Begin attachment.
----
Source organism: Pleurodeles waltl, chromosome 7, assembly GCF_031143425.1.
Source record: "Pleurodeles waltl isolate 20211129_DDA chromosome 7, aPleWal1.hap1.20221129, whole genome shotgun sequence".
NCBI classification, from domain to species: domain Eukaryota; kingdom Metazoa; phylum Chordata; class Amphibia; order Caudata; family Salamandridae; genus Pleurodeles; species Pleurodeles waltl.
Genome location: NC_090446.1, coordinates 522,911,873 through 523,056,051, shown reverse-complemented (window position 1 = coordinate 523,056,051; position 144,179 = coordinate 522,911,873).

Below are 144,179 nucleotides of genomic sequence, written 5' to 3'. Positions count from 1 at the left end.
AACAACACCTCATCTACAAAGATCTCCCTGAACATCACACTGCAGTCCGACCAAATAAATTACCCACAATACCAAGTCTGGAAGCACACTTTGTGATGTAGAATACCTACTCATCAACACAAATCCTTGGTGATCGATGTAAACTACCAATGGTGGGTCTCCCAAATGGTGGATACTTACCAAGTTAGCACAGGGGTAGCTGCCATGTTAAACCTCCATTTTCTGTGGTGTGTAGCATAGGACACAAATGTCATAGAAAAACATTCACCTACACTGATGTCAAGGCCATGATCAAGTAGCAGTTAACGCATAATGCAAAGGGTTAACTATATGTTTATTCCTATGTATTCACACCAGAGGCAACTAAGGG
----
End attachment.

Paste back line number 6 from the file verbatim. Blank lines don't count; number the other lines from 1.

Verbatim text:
AACAACACCTCATCTACAAAGATCTCCCTGAACATCACACTGCAGTCCGACCAAATAAATTACCCACAATACCAAGTCTGGAAGCACACTTTGTGATGTAGAATACCTACTCATCAACACAAATCCTTGGTGATCGATGTAAACTACCAATGGTGGGTCTCCCAAATGGTGGATACTTACCAAGTTAGCACAGGGGTAGCTGCCATGTTAAACCTCCATTTTCTGTGGTGTGTAGCATAGGACACAAATGTCATAGAAAAACATTCACCTACACTGATGTCAAGGCCATGATCAAGTAGCAGTTAACGCATAATGCAAAGGGTTAACTATATGTTTATTCCTATGTATTCACACCAGAGGCAACTAAGGG